There are two ways to react to adversity: give up or keep going.
Alleman cross country runner Mattie Kindelsperger kept going.
When schools were shut down and spring sports were canceled five months ago, the senior Pioneer runner found herself without much to do and turned to running for an outlet.
“I really don’t know how it happened; I just fell in love with running,” Kindelsperger said. “It gave me something to do that I was passionate about. I immersed myself with community and changed my lifestyle around running. That hard work presented itself in races this week and gave me the motivation I need to succeed.”
Kindelsperger won a shortened dual meet race with Geneseo on Tuesday and took first place in a triangular with Orion and Sherrard on Saturday with an impressive time of 19 minutes, 21 seconds, nearly two minutes faster than the rest of the competition. Those victories make her this week’s Illinois Pacesetter.
Not only has Kindelsperger put in additional miles, Alleman coach Scott Stoll says she has improved her mentality before races.
“So far what I’ve seen this season is maturity on race day,” Stoll said. “She is able to take in the day a lot better than in the past. Most people don’t see it, but she is always strong in practice but struggled with the psychological challenge.
"Last year, she had a breakthrough and went out and ran what she was capable of running, but the big jump was made in the last three or four months. She put in a ton of miles and confidence grows out of that.”
Somehow, in the midst of the pandemic and subsequent shelter-in-place orders, Kindelsperger managed to improve her race day mentality as well as putting in the miles.
“Over the summer and with the lock down, I put in so many miles, way more than usual,” Kindelsperger said. “I used to psych myself out before races and compare my talents to other girls. That presented itself in my races when I wouldn’t be up to the challenge. This year is my last chance and I’m going to give it my all in every race and focus on what I can do.”
Senior seasons always bring emotions for the athletes and coaches alike, and Stoll has a few lessons he wants Kindelsperger to take from her cross country career that could apply later in life.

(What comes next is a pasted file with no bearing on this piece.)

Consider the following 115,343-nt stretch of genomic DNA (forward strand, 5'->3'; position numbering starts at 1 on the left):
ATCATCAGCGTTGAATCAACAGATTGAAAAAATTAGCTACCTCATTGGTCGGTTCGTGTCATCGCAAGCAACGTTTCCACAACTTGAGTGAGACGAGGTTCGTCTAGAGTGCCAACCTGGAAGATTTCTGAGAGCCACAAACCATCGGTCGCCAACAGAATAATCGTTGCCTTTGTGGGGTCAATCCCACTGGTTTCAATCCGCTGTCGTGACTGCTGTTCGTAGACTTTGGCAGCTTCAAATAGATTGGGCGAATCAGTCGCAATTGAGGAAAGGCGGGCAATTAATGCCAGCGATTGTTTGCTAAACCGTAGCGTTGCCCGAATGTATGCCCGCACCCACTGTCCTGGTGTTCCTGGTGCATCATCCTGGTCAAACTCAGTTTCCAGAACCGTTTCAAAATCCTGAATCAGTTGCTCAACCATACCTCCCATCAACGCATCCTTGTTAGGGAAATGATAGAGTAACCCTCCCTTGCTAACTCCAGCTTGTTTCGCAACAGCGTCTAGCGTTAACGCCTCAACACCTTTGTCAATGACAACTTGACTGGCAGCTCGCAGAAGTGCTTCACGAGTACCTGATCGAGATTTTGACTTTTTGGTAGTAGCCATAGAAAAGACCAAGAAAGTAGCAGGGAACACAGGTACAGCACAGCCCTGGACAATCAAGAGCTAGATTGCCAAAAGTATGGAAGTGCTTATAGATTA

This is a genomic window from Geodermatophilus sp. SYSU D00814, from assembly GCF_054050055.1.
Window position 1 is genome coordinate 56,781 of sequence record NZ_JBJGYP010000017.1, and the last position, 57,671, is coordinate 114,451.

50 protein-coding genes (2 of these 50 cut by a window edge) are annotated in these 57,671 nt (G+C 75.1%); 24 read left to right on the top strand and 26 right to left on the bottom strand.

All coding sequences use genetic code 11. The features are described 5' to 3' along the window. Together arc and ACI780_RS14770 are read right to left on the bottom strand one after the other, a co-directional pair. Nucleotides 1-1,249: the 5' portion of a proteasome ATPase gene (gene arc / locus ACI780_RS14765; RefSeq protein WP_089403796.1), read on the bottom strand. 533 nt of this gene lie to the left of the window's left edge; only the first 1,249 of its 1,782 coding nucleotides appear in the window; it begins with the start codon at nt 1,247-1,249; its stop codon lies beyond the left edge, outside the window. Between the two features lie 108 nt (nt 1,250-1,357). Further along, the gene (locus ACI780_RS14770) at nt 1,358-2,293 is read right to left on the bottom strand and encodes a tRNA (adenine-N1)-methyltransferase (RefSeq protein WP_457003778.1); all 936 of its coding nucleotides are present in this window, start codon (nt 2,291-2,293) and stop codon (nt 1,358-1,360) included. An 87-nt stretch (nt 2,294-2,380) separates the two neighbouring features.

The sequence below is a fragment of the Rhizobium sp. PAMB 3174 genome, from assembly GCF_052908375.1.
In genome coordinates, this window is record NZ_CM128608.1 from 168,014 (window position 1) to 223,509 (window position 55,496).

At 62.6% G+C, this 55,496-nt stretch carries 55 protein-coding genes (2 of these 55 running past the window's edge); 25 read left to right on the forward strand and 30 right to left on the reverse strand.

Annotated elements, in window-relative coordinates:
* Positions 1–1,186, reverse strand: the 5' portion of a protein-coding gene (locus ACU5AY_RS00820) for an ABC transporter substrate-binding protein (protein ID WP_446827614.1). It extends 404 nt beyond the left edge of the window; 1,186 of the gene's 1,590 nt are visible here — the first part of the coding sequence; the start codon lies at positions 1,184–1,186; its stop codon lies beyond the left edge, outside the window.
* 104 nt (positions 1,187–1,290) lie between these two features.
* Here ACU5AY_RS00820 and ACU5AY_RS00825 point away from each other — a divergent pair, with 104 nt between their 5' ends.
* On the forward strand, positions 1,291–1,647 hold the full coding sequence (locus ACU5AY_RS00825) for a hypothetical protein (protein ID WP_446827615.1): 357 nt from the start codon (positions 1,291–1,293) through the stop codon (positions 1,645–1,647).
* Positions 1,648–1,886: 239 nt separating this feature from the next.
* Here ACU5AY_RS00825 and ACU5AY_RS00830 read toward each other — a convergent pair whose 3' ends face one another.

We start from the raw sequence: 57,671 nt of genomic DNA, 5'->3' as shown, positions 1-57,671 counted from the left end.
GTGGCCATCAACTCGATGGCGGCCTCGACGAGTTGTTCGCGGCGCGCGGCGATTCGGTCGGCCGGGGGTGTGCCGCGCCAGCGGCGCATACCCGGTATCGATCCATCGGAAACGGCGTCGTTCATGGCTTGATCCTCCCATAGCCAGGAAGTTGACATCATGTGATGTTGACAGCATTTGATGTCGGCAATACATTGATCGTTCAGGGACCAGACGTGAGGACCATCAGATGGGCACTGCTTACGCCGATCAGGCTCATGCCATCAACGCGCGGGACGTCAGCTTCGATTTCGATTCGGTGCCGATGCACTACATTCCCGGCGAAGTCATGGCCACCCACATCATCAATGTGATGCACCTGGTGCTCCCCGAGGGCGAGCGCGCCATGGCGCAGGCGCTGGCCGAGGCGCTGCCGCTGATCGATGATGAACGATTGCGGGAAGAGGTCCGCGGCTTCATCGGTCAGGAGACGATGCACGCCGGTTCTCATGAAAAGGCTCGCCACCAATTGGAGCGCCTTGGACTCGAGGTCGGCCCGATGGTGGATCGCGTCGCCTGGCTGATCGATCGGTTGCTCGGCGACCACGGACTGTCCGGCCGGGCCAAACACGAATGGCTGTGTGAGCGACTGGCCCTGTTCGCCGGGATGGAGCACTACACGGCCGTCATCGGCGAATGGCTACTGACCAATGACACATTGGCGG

“What I want her to ultimately achieve when she graduates is that if she sets out a project involving a lot of dedication, that she’s able to get a payoff,” Stoll said. “I know that she can achieve anything with enough confidence and belief. There’s a lot of crossover between what we do with sports and life, college and any future career or professional goals. It’s all about the hours put in. She’s always been a hard worker and now she’s not afraid of a challenge anymore.”
Kindelsperger has already found ways for her life outside of running to help her improve as an athlete, drawing from information she learned in a health sciences class.
"We learned a lot of muscles for about a month and that helped me with a hip injury I had," Kindelsperger said. "Learning all muscles that go to work helped me work it out and recover."
With the uncertainty of possibly not having a state meet or any large meets to look forward to, Kindelsperger has had to look within for other goals to strive for this season, and turned her attention to having fun with her team.
“Since coach told us there probably wouldn’t be any of the usual meets or a state meet, I haven’t had that to work toward,” Kindelsperger said. “I’ve just been finding meets to come out on top with my team and to lead the other girls and guys to have a good race.
"It’s about having fun in every race with no pressure and to have an amazing season. You never know which one will be your last.”
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